Posted by: reefrescue | October 5, 2009

Reef Rescue floods Palm Beach officials with emails pushing coral protection zone


Daily News Staff Writer

Sunday, October 04, 2009

Palm Beach County Reef Rescue formed in 2003 after a group of scuba divers and environmentalists rallied to force the City of Delray Beach to close a sewage pipe that was spewing partially treated outflow into the ocean.

The divers had noticed algae blooms sprouting on a coral reef near the pipe outfall, and contended it was killing the reef.

Reef Rescue’s campaign of opposition — including “Surf the Sewer” T-shirts the nonprofit group sold to Delray residents — yielded results. The city agreed in 2006 to close the pipe, and did so April 1.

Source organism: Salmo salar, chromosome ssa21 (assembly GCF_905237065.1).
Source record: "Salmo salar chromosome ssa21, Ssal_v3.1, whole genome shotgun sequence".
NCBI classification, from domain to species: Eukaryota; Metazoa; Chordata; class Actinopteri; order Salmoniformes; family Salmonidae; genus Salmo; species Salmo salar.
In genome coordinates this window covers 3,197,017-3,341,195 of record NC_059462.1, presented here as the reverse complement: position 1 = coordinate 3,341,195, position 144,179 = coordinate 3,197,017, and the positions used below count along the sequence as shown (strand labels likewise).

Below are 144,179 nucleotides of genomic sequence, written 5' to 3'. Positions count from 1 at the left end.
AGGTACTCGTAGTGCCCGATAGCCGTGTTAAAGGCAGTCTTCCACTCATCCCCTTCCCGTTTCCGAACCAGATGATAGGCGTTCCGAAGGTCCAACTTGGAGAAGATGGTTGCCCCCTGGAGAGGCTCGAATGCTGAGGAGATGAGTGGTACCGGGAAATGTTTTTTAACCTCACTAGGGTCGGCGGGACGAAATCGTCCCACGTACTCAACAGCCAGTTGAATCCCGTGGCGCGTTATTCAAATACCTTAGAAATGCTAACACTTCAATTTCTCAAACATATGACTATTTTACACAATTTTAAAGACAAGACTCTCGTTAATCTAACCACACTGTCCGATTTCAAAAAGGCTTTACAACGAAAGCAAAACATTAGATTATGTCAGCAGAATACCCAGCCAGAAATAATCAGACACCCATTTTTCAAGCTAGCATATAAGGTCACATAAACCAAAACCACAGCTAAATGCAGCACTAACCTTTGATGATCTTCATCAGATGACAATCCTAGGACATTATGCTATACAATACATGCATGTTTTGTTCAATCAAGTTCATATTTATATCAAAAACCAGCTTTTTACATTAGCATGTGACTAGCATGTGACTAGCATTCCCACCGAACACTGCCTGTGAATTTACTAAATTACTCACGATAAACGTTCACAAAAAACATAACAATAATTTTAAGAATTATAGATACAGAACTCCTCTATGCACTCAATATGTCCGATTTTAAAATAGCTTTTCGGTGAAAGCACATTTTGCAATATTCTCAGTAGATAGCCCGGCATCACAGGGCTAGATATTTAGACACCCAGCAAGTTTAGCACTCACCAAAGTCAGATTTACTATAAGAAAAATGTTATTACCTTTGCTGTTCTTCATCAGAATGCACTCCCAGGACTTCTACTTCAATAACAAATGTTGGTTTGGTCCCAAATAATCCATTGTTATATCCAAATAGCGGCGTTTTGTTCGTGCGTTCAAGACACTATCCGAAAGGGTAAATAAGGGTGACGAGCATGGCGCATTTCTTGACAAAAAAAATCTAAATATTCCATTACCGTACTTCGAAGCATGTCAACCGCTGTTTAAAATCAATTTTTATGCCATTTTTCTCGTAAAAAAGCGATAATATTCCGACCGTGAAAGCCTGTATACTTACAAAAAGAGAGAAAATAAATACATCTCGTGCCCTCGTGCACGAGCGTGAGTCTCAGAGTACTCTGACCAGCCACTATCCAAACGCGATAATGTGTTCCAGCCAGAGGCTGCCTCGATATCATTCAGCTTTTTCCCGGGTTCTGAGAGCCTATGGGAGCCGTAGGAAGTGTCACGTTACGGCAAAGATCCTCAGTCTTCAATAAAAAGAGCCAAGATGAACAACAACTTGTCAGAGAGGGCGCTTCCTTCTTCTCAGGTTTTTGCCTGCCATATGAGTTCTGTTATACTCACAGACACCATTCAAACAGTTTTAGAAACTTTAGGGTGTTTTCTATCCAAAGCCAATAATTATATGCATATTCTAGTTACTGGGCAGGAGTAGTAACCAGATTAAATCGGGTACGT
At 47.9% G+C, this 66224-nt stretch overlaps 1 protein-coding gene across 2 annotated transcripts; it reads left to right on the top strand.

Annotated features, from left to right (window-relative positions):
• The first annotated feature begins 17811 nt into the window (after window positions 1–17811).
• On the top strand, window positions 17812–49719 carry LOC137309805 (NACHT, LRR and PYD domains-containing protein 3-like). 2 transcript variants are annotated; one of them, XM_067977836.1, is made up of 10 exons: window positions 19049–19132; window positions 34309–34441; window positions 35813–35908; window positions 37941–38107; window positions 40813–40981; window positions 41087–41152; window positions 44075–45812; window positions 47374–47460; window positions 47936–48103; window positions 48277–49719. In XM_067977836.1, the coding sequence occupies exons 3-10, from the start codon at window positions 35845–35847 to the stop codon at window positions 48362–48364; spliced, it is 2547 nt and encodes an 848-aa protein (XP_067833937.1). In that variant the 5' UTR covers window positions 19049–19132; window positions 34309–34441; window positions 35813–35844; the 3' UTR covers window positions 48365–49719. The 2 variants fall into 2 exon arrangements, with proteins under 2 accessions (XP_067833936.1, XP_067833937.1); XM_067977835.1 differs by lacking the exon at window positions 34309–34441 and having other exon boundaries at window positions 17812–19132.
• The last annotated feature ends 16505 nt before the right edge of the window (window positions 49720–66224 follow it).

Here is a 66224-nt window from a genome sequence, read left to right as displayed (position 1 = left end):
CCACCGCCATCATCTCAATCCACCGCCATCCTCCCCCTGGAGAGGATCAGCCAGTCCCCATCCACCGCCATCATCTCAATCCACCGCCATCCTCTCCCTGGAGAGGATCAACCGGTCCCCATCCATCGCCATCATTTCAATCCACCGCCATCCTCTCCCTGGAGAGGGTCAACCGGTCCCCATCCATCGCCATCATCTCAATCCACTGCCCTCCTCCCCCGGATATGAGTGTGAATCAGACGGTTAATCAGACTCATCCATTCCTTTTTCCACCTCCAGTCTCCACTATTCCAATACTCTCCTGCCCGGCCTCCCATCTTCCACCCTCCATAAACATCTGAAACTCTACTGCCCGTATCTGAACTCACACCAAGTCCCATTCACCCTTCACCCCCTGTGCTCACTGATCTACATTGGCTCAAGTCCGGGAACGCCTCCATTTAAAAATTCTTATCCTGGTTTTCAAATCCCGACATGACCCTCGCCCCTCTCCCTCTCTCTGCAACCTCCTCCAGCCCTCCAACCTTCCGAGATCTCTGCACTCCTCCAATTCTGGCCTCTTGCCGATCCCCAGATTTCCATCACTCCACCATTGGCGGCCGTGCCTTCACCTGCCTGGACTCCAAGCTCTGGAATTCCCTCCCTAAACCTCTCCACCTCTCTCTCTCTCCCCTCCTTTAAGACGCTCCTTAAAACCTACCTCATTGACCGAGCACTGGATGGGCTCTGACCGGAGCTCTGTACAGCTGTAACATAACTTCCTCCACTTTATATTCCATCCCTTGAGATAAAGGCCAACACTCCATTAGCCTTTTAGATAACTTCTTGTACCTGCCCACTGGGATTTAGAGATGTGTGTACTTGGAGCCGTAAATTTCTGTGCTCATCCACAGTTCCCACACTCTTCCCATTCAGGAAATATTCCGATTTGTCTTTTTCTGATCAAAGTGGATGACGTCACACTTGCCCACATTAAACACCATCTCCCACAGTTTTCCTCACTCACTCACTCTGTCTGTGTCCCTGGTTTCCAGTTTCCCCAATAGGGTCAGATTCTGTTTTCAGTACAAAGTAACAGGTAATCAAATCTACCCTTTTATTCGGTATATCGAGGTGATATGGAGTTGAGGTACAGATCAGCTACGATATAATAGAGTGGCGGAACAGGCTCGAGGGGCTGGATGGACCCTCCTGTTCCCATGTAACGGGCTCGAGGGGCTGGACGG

“The reason they did was our email campaign, and public relations campaign, to let everyone know what they were doing,” Reef Rescue Director Ed Tichenor said Friday. “It was not unlike what we’re doing today with the Town of Palm Beach.”

In less than two weeks, Reef Rescue has flooded Town Hall with 400 emails calling on the town to drop its opposition to federal habitat protection for staghorn coral found off the town’s coast. Many of the emails were from out-of-town scuba divers who signed on to a form letter Reef Rescue provided on its Web site.

“We have an email list of several thousand people and we ask other groups to forward it,” Tichenor said. “The scuba diving network is worldwide, and Palm Beach County is a top diving destination.”

The group stepped up pressure last week with a press conference and dive trip publicizing its discovery of a reported 80-foot-by-30-foot patch of the coral in waters about a mile offshore from the Bath & Tennis Club.